I knew putting together a traditional Thanksgiving dinner would take extra organization, what with four kids (two still in diapers) and my husband, Jerry, working long hours. So I wrote a to-do list and stuck it on the fridge at the beginning of the week. I figured I’d cross off a few items each day.
But now it was the day before Thanksgiving and nothing was done. Not the fresh cranberry sauce. Or the homemade dinner rolls. Not even the most important thing on our family’s menu—the pies. Pumpkin and apple, made from scratch using recipes passed down from my mom and Jerry’s.
I put Halley and Casey down for their naps. Now I can start the pies, I thought, setting the ingredients out. The phone rang. Justin, my 13-year-old.
“Mom, can you bring my basketball uniform to school? I just found out we have a game tonight.”
“Sure,” I said, stifling a sigh. I hung up and saw that a stack of newspapers had been dropped off in the drive for my nine-year-old, Corbett, to deliver. The papers were bulging with Thanksgiving ads. Corbett couldn’t carry them on his bike. I’d have to drive him.
I took out the trash, hauled in the papers, then cleaned sticky fingerprints from the fridge. There, practically smirking at me, was my to-do list. I checked my watch: 3:45 already?! The door slammed. “Hi, Mom,” Corbett said.
“Corbett, your brother has a game so let’s get your paper route done,” I said. I bundled the babies into their car seats, then ran back for Justin’s uniform. I looked at the apples, pumpkin and spices on the counter. “Guess I’m not making those pies now,” I grumbled.
Jerry got out of work early enough to go to the game, but by the time we got home, ate dinner and tucked the kids in, it was almost 10:00 P.M. The sight of the pie ingredients on the counter made me want to cry. I sat down and buried my head in my arms.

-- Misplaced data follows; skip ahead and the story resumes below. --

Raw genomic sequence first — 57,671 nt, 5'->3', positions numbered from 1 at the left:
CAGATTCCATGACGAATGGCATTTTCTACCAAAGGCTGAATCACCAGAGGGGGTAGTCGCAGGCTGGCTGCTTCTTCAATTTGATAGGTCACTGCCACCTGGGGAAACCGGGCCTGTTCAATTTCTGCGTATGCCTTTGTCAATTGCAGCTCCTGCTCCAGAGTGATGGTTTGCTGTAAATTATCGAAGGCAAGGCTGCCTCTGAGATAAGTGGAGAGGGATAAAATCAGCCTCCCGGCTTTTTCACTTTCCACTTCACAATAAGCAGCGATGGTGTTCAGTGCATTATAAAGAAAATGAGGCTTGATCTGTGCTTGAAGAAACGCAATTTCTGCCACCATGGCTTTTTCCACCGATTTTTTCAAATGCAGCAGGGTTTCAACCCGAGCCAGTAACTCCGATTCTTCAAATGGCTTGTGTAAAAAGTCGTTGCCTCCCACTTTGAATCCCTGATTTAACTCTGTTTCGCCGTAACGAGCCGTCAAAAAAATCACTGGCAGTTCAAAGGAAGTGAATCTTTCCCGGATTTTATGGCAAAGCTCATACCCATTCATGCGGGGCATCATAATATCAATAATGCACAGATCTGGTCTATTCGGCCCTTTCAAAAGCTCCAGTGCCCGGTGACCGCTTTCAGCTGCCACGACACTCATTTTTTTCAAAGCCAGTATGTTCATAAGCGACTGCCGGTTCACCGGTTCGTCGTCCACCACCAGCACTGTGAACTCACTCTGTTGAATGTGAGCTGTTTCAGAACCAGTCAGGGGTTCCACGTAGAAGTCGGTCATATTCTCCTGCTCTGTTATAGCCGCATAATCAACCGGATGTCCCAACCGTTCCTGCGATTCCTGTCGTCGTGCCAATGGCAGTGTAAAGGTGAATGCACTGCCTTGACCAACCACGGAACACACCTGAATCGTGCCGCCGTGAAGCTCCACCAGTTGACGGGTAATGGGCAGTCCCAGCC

“What’s wrong?” Jerry asked.
“I wanted Thanksgiving to be perfect,” I moaned, “but I never even had time to make pies!”
“Don’t worry, honey. I’ll just buy some,” he said.
“We can’t buy Thanksgiving pies!”
“Sure, we can,” Jerry said.
“But they won’t be our family’s pies.”
Jerry gave me a hug. “The kids won’t care. They’ll eat anything. You’re so busy taking care of everyone. Let the boys and me take over this Thanksgiving.”
“Fine,” I said, too tired to argue.
The next morning I surrendered the kitchen to the guys. Six hours later Corbett came to get me. I followed him into the dining room. There on the table was a Thanksgiving feast. A beautifully browned turkey, Jerry’s handiwork. Cranberry sauce and hot dinner rolls, both straight from a can and proudly prepared by Corbett. Sweet potatoes topped with melted marshmallows, and instant mashed potatoes, whipped up by Justin. And on the sideboard sat the pies—apple and pumpkin, store-bought.
We sat down and Corbett said grace. “Dear God, thanks for all the food, especially the yummy pies. Thank you for a great mom who does so much for us. Thanks most of all that we get to be together. Amen.”
I opened my eyes and looked around the table. Corbett was right. Being together was what mattered. I’d gotten my perfect Thanksgiving after all.